Jon Clarke: Nazi Gold Train bound for Gibraltar





THE meeting WAS HELD in the centre of Madrid on a shivery cold morning in February 1945.

Taking place in the plush top floor office of the Instituto de la Moneda, the director was meeting with the heads of both the German and British secret services.

The topic: to decide, allegedly, how to divide up the enormous piles of Nazi gold – much of it looted from Jews – that had found its way into Spain towards the end of the Second World War.

“There were two British agents and four German agents,” claims Dr Shimon Samuels, who has investigated the movement of looted gold for decades. “Each of them were making offers. The British wanted the Gold, insisting it should not fall into the hands of the Americans, while the Germans wanted their gold protected by Franco, officially to be used for post war reconstruction in Germany.

“But we think it went to oPERATION Odessa to help Nazis escape to South America.”

The piles of gold in question – conservatively estimated to have a value of at least 138 million dollars – had been amassed in a series of safe deposit boxes in the insitute over the previous few years.

While many of the gold ingots had been looted from the bank accounts of Jews across Eastern Europe and Germany through the 1930s and early 1940s, much of it had come from a much more sinister source.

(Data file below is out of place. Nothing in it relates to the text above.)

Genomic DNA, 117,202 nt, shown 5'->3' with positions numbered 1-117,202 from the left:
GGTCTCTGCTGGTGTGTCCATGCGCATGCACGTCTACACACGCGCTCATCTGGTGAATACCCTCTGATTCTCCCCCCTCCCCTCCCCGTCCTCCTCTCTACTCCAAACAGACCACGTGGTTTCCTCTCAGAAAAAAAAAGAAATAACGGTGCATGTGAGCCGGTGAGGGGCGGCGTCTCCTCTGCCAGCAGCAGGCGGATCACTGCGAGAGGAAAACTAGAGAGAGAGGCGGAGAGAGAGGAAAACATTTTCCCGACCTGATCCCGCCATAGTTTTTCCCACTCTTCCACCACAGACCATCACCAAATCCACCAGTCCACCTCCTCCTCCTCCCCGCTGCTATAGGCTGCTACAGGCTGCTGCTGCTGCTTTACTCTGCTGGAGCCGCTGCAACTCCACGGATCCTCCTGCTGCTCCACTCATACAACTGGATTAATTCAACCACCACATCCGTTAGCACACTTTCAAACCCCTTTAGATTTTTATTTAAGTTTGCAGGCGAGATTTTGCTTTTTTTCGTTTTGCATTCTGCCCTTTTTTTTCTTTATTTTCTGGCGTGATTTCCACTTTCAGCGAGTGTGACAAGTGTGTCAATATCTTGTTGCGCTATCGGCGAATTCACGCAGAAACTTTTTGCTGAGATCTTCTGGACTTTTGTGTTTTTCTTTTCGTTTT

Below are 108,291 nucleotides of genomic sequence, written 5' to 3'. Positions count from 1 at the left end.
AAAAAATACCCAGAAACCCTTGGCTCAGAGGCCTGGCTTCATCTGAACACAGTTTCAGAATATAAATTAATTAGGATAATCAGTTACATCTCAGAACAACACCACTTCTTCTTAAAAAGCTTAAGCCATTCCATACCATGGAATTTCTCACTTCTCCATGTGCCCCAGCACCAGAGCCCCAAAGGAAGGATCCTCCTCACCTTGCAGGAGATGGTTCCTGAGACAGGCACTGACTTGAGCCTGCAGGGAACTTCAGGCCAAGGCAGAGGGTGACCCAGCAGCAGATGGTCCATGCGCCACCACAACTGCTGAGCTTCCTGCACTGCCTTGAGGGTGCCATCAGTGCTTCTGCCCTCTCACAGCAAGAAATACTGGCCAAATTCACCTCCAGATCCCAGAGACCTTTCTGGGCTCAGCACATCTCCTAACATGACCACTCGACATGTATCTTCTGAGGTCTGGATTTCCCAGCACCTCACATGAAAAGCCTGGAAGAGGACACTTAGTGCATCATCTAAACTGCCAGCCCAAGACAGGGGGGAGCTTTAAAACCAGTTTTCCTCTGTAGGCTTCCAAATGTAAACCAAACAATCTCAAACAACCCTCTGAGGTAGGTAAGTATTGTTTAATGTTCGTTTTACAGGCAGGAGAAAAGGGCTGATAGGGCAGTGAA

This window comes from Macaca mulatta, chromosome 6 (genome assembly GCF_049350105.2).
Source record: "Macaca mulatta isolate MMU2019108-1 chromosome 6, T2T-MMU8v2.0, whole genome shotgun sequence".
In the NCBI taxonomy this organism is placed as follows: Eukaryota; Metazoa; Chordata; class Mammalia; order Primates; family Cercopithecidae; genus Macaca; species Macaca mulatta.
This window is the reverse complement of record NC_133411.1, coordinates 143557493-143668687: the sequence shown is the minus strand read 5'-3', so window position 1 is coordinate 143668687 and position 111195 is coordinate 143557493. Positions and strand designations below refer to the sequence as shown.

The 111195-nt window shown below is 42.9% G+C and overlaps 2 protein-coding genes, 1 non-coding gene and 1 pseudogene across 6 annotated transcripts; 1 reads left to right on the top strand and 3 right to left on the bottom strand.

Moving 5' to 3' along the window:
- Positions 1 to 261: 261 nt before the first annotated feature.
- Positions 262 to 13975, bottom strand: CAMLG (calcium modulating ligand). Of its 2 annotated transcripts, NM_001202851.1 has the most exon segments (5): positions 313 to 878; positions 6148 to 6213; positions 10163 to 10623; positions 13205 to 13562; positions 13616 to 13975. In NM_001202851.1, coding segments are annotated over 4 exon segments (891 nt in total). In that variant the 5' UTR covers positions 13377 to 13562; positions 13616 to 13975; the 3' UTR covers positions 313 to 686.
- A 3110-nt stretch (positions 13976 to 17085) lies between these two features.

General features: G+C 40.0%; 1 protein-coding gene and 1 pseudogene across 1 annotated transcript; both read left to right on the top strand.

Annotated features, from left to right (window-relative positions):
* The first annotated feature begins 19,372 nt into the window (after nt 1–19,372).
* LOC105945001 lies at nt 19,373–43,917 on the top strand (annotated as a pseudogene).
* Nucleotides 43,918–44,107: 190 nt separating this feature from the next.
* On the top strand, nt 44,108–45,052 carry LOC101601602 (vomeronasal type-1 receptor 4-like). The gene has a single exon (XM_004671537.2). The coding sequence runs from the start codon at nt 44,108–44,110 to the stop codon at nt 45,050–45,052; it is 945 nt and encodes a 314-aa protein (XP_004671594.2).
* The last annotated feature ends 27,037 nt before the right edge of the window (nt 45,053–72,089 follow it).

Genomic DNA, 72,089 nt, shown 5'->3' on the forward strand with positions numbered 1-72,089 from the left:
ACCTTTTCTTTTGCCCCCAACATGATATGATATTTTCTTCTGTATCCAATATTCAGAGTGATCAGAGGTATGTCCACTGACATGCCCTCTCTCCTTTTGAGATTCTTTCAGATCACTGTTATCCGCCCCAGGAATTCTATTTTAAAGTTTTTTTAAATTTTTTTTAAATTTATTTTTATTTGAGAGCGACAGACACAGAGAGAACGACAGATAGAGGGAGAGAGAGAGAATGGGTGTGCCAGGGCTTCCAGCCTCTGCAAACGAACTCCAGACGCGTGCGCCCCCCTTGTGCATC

“A lot of it was tooth gold seized from people who had been exterminated in the concentration camps,” explains Dr Samuels, the Director for International Relations at the Simon Wiesenthal Centre in Jerusalem.

“This was looted gold and it should not have been here in Spain, nor most pertinently should the British have had anything to do with it. There was clearly a lot of hanky panky going on.”

The fascinating chain of events had come to light when Samuels and his colleague Dr Ephraim Zuroff, the world’s most famous Nazi-hunter, had spent time in Spain, alongside Spanish investigator Jose Maria Irujo.

The group had been trying to ascertain how and where the billions of dollars worth of Nazi gold had ended up after the Second World War ended in September 1945.

Most importantly they wanted to know which of the Nazi hierachy might have benefited from it and they spent a number of months compiling a list of ten key Nazis, who were allegedly still living in Spain in the 1990s.

Scattered around the country – but most in Andalucia – they eventually handed their list in person to former PP President Aznar, who insisted there was little that could be done.

The gold trail however, drew more success.

The team of investigators had literally struck gold, if you’ll excuse the pun when they stumbled upon the ageing widow of the former director of the Instituto de la Moneda....



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